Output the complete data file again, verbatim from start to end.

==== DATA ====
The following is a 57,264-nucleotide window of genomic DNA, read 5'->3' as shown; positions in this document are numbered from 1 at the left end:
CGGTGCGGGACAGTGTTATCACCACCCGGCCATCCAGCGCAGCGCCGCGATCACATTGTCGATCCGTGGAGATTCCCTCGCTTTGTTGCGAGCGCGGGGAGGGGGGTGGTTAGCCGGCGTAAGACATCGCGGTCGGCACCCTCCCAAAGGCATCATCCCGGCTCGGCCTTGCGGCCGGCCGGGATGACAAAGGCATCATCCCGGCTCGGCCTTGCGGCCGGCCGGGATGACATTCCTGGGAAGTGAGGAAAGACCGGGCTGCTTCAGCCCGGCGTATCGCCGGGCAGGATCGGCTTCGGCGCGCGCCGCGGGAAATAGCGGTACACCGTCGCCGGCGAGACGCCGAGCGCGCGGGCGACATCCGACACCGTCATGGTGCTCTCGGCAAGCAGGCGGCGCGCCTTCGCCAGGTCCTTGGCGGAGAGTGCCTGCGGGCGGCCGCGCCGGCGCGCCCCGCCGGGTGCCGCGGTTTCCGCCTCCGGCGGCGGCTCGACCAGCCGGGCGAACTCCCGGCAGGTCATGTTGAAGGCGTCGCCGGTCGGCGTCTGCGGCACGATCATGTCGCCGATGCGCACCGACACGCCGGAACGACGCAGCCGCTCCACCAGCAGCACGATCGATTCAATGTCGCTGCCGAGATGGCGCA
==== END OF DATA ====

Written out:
The following is a 57,264-nucleotide window of genomic DNA, read 5'->3' as shown; positions in this document are numbered from 1 at the left end:
CGGTGCGGGACAGTGTTATCACCACCCGGCCATCCAGCGCAGCGCCGCGATCACATTGTCGATCCGTGGAGATTCCCTCGCTTTGTTGCGAGCGCGGGGAGGGGGGTGGTTAGCCGGCGTAAGACATCGCGGTCGGCACCCTCCCAAAGGCATCATCCCGGCTCGGCCTTGCGGCCGGCCGGGATGACAAAGGCATCATCCCGGCTCGGCCTTGCGGCCGGCCGGGATGACATTCCTGGGAAGTGAGGAAAGACCGGGCTGCTTCAGCCCGGCGTATCGCCGGGCAGGATCGGCTTCGGCGCGCGCCGCGGGAAATAGCGGTACACCGTCGCCGGCGAGACGCCGAGCGCGCGGGCGACATCCGACACCGTCATGGTGCTCTCGGCAAGCAGGCGGCGCGCCTTCGCCAGGTCCTTGGCGGAGAGTGCCTGCGGGCGGCCGCGCCGGCGCGCCCCGCCGGGTGCCGCGGTTTCCGCCTCCGGCGGCGGCTCGACCAGCCGGGCGAACTCCCGGCAGGTCATGTTGAAGGCGTCGCCGGTCGGCGTCTGCGGCACGATCATGTCGCCGATGCGCACCGACACGCCGGAACGACGCAGCCGCTCCACCAGCAGCACGATCGATTCAATGTCGCTGCCGAGATGGCGCA